Skuas are medium to large seabirds, typically with grey or brown plumage, often with white markings on the wings. They have longish bills with a hooked tip, and webbed feet with sharp claws. They look like large dark gulls, but have a fleshy cere above the upper mandible. They are strong, acrobatic fliers.
Alcids are superficially similar to penguins due to their black-and-white colours, their upright posture and some of their habits; however they are not closely related to penguins, and are (with one extinct exception) able to fly. Auks live on the open sea, only deliberately coming ashore to breed.
Parrots are small to large birds with characteristic curved beaks. Their upper mandibles have slight mobility in the joint with the skull and they have a generally erect stance. All parrots are zygodactyl, having the four toes on each foot placed two at the front and two behind.
The family Cuculidae includes cuckoos, roadrunners and anis. These birds are of variable size with slender bodies, long tails and strong legs. Unlike the cuckoo species of the Old World, North American cuckoos are not brood parasites.
Typical owls are small to large solitary nocturnal birds of prey. They have large forward-facing eyes and ears, a hawk-like beak, and a conspicuous circle of feathers around each eye called a facial disk.
Nightjars are medium-sized nocturnal birds with long wings, short legs and very short bills that usually nest on the ground. Most have small feet, of little use for walking, and long pointed wings. Their soft plumage is crypically coloured to resemble bark or leaves.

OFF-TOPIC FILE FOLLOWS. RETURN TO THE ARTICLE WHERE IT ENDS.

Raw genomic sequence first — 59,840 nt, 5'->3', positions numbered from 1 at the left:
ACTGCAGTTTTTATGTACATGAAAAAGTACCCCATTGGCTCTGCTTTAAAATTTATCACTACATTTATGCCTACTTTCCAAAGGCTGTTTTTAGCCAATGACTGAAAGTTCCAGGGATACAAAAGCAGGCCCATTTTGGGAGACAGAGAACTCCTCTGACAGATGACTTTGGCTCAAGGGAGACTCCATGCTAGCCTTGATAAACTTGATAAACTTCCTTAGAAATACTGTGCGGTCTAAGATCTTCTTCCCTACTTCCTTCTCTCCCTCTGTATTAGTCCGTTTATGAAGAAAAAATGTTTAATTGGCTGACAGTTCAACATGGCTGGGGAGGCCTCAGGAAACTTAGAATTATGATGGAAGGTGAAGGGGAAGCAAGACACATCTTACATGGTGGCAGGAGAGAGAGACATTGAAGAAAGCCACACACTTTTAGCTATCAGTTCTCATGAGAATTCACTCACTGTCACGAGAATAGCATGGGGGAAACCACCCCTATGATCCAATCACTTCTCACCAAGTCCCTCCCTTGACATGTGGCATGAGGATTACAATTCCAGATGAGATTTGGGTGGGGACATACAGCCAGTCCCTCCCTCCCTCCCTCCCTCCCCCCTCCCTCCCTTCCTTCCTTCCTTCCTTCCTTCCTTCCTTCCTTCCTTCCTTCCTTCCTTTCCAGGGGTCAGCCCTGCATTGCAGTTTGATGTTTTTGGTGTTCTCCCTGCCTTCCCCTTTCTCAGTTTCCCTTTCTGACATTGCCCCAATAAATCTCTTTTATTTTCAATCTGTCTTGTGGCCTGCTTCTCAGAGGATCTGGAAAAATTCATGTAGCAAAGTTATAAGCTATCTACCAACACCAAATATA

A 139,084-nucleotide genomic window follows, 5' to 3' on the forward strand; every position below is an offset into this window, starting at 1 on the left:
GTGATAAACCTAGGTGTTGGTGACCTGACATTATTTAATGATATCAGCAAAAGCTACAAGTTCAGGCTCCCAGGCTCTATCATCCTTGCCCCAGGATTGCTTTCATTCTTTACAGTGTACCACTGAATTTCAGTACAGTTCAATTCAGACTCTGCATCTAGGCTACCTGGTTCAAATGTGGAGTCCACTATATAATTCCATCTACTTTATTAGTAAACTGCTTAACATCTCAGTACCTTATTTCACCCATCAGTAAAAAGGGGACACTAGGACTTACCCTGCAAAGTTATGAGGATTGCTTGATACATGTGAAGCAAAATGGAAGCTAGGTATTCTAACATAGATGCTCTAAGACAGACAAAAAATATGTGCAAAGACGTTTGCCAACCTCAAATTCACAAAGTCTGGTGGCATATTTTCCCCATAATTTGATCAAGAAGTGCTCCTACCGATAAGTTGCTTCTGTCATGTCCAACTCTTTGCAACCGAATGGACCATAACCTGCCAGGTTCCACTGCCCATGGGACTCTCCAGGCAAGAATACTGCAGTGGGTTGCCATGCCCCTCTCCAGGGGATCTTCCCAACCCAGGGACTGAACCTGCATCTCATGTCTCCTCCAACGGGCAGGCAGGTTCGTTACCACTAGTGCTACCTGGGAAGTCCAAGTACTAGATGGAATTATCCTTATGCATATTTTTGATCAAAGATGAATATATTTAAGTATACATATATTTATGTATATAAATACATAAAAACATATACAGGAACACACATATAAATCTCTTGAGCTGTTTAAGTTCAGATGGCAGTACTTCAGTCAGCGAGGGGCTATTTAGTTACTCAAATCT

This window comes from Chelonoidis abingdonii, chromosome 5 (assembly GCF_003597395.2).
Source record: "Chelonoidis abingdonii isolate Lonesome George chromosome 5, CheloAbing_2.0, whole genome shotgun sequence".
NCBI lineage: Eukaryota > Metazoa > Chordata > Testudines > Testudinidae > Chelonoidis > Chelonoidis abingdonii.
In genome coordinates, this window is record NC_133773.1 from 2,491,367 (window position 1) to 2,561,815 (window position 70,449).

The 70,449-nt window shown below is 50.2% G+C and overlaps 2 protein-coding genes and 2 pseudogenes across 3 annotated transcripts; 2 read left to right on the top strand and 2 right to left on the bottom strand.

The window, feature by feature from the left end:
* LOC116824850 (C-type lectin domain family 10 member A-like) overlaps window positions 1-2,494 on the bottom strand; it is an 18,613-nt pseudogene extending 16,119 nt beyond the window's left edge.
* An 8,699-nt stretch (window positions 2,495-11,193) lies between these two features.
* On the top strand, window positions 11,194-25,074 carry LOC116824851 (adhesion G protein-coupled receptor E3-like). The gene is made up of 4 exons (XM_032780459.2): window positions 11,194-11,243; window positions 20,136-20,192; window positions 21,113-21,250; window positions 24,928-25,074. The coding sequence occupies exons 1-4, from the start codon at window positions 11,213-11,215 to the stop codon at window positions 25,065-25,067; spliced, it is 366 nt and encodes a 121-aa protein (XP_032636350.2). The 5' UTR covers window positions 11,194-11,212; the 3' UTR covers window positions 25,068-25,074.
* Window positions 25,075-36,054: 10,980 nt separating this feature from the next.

The swifts are small aerial birds, spending most of their lives flying. They have very short legs and never settle voluntarily on the ground, perching instead only on vertical surfaces. Many swifts have very long swept-back wings that resemble a crescent or a boomerang.
Woodpeckers are small to medium-sized birds with chisel-like beaks, short legs, stiff tails and long tongues used for capturing insects. Some species have feet with two toes pointing forward, and two backward, while several species have only three toes. Many woodpeckers have the habit of tapping noisily on tree trunks with their beaks.
Tyrant flycatchers are passerines which occur throughout North and South America. They superficially resemble the Old World flycatchers, but are more robust with stronger bills. They do not have the sophisticated vocal capabilities of the songbirds. Most, but not all, are rather plain. As the name implies, most are insectivorous.
Shrikes are passerines known for their habit of catching other birds and small animals and impaling the uneaten portions of their bodies on thorns. A typical shrike's beak is hooked, like a bird of prey.
The Corvidae family includes crows, ravens, jays, choughs, magpies, treepies, nutcrackers, and ground jays. Corvids are above average in size for the bird order Passeriformes. Some of the larger species show levels of learned behavior of a high degree.
The Hirundinidae family is a group of passerines characterised by their adaptation to aerial feeding. Their adaptations include a slender streamlined body, long pointed wings and a short bill with a wide gape. The feet are designed for perching rather than walking, and the front toes are partly joined at the base.
Nuthatches are small woodland birds. They have the unusual ability to climb down trees head first, unlike most other birds which can only go upwards. Nuthatches have big heads, short tails and powerful bills and feet.